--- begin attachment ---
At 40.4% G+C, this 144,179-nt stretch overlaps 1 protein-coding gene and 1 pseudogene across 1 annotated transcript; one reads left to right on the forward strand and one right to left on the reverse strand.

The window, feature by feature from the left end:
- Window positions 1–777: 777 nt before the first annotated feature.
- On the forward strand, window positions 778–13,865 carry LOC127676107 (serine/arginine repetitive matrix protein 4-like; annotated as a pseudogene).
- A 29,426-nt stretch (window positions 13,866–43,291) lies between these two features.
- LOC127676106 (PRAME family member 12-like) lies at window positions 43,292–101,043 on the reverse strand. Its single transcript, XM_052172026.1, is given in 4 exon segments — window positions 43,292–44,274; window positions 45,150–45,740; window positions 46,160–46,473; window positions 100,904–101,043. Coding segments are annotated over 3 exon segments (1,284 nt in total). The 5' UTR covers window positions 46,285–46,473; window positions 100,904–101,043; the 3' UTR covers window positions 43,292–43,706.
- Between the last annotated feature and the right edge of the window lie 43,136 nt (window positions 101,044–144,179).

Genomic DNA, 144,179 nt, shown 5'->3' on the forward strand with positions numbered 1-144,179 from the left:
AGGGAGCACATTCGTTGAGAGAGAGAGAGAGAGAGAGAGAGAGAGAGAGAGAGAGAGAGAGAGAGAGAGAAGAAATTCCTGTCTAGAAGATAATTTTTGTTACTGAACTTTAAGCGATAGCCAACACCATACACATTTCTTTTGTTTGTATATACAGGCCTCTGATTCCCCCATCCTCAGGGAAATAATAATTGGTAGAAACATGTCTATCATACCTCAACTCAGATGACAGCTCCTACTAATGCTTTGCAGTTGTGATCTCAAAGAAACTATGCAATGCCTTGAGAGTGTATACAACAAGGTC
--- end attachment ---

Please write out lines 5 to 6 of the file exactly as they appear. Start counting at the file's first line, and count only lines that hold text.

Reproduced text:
- A 29,426-nt stretch (window positions 13,866–43,291) lies between these two features.
- LOC127676106 (PRAME family member 12-like) lies at window positions 43,292–101,043 on the reverse strand. Its single transcript, XM_052172026.1, is given in 4 exon segments — window positions 43,292–44,274; window positions 45,150–45,740; window positions 46,160–46,473; window positions 100,904–101,043. Coding segments are annotated over 3 exon segments (1,284 nt in total). The 5' UTR covers window positions 46,285–46,473; window positions 100,904–101,043; the 3' UTR covers window positions 43,292–43,706.